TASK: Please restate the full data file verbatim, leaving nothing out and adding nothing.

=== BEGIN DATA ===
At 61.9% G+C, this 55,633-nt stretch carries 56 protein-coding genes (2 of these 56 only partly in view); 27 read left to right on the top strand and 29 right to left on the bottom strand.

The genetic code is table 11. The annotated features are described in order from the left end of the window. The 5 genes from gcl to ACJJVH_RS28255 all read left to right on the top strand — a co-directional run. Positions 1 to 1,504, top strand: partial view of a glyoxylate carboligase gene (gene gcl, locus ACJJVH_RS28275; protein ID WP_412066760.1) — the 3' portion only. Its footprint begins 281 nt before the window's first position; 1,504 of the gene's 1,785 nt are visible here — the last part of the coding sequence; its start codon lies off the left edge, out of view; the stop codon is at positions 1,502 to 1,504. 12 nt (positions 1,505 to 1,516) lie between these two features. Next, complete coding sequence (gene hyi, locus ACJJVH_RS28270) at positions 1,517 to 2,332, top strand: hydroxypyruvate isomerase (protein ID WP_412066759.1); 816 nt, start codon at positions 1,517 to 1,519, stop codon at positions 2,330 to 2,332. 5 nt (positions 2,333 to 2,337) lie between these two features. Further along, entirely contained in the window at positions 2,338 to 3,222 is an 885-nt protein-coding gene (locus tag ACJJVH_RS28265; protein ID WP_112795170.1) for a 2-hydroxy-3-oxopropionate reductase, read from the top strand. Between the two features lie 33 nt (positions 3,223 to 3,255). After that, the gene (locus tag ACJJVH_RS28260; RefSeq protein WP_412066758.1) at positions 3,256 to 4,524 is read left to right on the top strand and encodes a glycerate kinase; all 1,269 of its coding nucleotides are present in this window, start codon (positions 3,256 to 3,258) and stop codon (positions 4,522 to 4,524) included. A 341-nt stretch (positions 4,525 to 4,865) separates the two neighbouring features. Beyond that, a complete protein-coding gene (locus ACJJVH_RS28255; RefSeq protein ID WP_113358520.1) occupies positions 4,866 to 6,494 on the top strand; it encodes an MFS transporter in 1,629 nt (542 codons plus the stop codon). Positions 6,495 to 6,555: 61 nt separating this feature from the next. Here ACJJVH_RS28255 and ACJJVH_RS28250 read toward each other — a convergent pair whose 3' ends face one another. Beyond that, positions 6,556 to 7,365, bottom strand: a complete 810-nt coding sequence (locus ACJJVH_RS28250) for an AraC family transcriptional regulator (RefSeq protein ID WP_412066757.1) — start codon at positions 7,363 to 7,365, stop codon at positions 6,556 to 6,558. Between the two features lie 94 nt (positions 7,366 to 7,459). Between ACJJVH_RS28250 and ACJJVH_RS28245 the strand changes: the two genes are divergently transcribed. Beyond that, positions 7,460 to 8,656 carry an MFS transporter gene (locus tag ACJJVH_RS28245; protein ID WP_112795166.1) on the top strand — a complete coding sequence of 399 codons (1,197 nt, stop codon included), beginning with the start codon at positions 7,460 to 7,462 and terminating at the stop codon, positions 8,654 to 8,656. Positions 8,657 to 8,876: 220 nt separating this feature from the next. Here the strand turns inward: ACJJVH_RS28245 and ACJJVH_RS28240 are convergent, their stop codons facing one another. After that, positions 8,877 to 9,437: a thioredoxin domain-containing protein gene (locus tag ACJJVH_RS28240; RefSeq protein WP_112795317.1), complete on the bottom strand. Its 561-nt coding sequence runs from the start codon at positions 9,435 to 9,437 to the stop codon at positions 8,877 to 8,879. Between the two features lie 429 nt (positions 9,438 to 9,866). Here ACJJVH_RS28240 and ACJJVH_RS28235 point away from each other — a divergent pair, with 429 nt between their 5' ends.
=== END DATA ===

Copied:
At 61.9% G+C, this 55,633-nt stretch carries 56 protein-coding genes (2 of these 56 only partly in view); 27 read left to right on the top strand and 29 right to left on the bottom strand.

The genetic code is table 11. The annotated features are described in order from the left end of the window. The 5 genes from gcl to ACJJVH_RS28255 all read left to right on the top strand — a co-directional run. Positions 1 to 1,504, top strand: partial view of a glyoxylate carboligase gene (gene gcl, locus ACJJVH_RS28275; protein ID WP_412066760.1) — the 3' portion only. Its footprint begins 281 nt before the window's first position; 1,504 of the gene's 1,785 nt are visible here — the last part of the coding sequence; its start codon lies off the left edge, out of view; the stop codon is at positions 1,502 to 1,504. 12 nt (positions 1,505 to 1,516) lie between these two features. Next, complete coding sequence (gene hyi, locus ACJJVH_RS28270) at positions 1,517 to 2,332, top strand: hydroxypyruvate isomerase (protein ID WP_412066759.1); 816 nt, start codon at positions 1,517 to 1,519, stop codon at positions 2,330 to 2,332. 5 nt (positions 2,333 to 2,337) lie between these two features. Further along, entirely contained in the window at positions 2,338 to 3,222 is an 885-nt protein-coding gene (locus tag ACJJVH_RS28265; protein ID WP_112795170.1) for a 2-hydroxy-3-oxopropionate reductase, read from the top strand. Between the two features lie 33 nt (positions 3,223 to 3,255). After that, the gene (locus tag ACJJVH_RS28260; RefSeq protein WP_412066758.1) at positions 3,256 to 4,524 is read left to right on the top strand and encodes a glycerate kinase; all 1,269 of its coding nucleotides are present in this window, start codon (positions 3,256 to 3,258) and stop codon (positions 4,522 to 4,524) included. A 341-nt stretch (positions 4,525 to 4,865) separates the two neighbouring features. Beyond that, a complete protein-coding gene (locus ACJJVH_RS28255; RefSeq protein ID WP_113358520.1) occupies positions 4,866 to 6,494 on the top strand; it encodes an MFS transporter in 1,629 nt (542 codons plus the stop codon). Positions 6,495 to 6,555: 61 nt separating this feature from the next. Here ACJJVH_RS28255 and ACJJVH_RS28250 read toward each other — a convergent pair whose 3' ends face one another. Beyond that, positions 6,556 to 7,365, bottom strand: a complete 810-nt coding sequence (locus ACJJVH_RS28250) for an AraC family transcriptional regulator (RefSeq protein ID WP_412066757.1) — start codon at positions 7,363 to 7,365, stop codon at positions 6,556 to 6,558. Between the two features lie 94 nt (positions 7,366 to 7,459). Between ACJJVH_RS28250 and ACJJVH_RS28245 the strand changes: the two genes are divergently transcribed. Beyond that, positions 7,460 to 8,656 carry an MFS transporter gene (locus tag ACJJVH_RS28245; protein ID WP_112795166.1) on the top strand — a complete coding sequence of 399 codons (1,197 nt, stop codon included), beginning with the start codon at positions 7,460 to 7,462 and terminating at the stop codon, positions 8,654 to 8,656. Positions 8,657 to 8,876: 220 nt separating this feature from the next. Here the strand turns inward: ACJJVH_RS28245 and ACJJVH_RS28240 are convergent, their stop codons facing one another. After that, positions 8,877 to 9,437: a thioredoxin domain-containing protein gene (locus tag ACJJVH_RS28240; RefSeq protein WP_112795317.1), complete on the bottom strand. Its 561-nt coding sequence runs from the start codon at positions 9,435 to 9,437 to the stop codon at positions 8,877 to 8,879. Between the two features lie 429 nt (positions 9,438 to 9,866). Here ACJJVH_RS28240 and ACJJVH_RS28235 point away from each other — a divergent pair, with 429 nt between their 5' ends.